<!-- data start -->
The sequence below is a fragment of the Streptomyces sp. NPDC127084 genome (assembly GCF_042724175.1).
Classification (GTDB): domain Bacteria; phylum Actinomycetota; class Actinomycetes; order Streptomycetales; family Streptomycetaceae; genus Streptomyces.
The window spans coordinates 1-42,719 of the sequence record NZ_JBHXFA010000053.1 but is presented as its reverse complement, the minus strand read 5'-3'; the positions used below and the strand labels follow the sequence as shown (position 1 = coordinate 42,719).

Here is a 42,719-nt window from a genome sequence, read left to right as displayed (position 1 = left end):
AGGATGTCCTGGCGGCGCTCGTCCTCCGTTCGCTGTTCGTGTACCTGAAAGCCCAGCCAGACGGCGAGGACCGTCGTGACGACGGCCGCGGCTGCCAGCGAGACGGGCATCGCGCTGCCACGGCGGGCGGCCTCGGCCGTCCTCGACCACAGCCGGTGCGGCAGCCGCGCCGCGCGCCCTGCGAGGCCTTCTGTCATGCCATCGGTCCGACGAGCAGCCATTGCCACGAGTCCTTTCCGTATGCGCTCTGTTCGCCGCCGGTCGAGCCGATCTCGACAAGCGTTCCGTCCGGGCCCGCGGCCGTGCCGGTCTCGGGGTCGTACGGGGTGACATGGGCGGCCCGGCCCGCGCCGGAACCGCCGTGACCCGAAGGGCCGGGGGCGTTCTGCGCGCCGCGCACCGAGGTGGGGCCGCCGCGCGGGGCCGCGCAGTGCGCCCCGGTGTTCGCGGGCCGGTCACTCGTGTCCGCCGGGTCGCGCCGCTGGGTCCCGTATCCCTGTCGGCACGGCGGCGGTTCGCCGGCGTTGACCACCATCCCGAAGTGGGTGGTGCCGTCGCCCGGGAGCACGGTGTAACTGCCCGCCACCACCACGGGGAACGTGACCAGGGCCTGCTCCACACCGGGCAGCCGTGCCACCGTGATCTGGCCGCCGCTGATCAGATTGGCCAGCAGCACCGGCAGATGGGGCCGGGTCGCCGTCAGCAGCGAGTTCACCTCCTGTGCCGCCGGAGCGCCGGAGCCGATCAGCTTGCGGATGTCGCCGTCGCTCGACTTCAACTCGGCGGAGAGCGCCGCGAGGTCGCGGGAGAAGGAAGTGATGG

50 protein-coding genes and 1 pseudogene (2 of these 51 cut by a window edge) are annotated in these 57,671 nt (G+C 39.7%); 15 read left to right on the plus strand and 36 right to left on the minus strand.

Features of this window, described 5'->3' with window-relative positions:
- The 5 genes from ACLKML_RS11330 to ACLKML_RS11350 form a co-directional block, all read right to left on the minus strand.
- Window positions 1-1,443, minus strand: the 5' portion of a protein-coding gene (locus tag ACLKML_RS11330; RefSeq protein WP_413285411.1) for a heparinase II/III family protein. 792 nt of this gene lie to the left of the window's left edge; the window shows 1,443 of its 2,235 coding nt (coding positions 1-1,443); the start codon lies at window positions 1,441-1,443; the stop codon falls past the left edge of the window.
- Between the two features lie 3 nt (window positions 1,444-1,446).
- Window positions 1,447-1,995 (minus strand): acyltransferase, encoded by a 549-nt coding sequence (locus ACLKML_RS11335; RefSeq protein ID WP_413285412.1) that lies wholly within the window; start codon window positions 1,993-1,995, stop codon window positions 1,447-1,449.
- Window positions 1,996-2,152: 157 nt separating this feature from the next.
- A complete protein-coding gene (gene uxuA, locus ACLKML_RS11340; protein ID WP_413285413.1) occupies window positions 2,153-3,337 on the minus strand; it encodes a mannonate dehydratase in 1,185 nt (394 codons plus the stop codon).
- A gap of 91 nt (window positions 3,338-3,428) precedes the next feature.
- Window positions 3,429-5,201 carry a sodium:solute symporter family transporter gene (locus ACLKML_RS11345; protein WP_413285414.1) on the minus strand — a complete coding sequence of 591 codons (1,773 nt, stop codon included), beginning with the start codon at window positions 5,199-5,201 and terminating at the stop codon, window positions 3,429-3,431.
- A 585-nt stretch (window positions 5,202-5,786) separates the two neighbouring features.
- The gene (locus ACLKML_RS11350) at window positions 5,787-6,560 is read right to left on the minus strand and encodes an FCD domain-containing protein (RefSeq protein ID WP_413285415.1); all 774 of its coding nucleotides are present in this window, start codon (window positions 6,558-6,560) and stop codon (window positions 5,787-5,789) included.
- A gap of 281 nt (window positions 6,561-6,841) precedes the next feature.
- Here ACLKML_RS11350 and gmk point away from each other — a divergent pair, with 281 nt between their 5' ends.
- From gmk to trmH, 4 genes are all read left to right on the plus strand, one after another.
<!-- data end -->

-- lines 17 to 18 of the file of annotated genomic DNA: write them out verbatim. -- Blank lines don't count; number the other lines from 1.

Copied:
- The gene (locus ACLKML_RS11350) at window positions 5,787-6,560 is read right to left on the minus strand and encodes an FCD domain-containing protein (RefSeq protein ID WP_413285415.1); all 774 of its coding nucleotides are present in this window, start codon (window positions 6,558-6,560) and stop codon (window positions 5,787-5,789) included.
- A gap of 281 nt (window positions 6,561-6,841) precedes the next feature.